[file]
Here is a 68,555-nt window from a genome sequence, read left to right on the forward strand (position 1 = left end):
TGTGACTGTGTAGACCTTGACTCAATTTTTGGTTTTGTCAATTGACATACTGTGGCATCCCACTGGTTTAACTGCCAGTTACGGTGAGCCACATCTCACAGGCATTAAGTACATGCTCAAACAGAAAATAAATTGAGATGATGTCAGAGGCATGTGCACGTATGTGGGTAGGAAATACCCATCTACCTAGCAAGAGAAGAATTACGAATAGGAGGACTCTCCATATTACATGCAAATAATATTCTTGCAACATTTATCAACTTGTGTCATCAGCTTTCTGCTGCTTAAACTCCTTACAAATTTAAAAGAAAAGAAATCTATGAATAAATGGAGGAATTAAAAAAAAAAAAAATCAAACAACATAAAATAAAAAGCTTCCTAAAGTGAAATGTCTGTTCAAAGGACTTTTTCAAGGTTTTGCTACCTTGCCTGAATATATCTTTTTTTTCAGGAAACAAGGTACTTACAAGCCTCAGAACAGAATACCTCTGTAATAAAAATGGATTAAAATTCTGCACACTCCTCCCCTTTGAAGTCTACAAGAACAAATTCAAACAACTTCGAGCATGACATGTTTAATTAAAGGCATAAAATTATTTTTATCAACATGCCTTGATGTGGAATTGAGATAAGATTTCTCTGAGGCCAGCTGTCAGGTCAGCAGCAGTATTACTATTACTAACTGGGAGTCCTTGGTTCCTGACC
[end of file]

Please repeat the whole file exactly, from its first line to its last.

Here is a 68,555-nt window from a genome sequence, read left to right on the forward strand (position 1 = left end):
TGTGACTGTGTAGACCTTGACTCAATTTTTGGTTTTGTCAATTGACATACTGTGGCATCCCACTGGTTTAACTGCCAGTTACGGTGAGCCACATCTCACAGGCATTAAGTACATGCTCAAACAGAAAATAAATTGAGATGATGTCAGAGGCATGTGCACGTATGTGGGTAGGAAATACCCATCTACCTAGCAAGAGAAGAATTACGAATAGGAGGACTCTCCATATTACATGCAAATAATATTCTTGCAACATTTATCAACTTGTGTCATCAGCTTTCTGCTGCTTAAACTCCTTACAAATTTAAAAGAAAAGAAATCTATGAATAAATGGAGGAATTAAAAAAAAAAAAAATCAAACAACATAAAATAAAAAGCTTCCTAAAGTGAAATGTCTGTTCAAAGGACTTTTTCAAGGTTTTGCTACCTTGCCTGAATATATCTTTTTTTTCAGGAAACAAGGTACTTACAAGCCTCAGAACAGAATACCTCTGTAATAAAAATGGATTAAAATTCTGCACACTCCTCCCCTTTGAAGTCTACAAGAACAAATTCAAACAACTTCGAGCATGACATGTTTAATTAAAGGCATAAAATTATTTTTATCAACATGCCTTGATGTGGAATTGAGATAAGATTTCTCTGAGGCCAGCTGTCAGGTCAGCAGCAGTATTACTATTACTAACTGGGAGTCCTTGGTTCCTGACC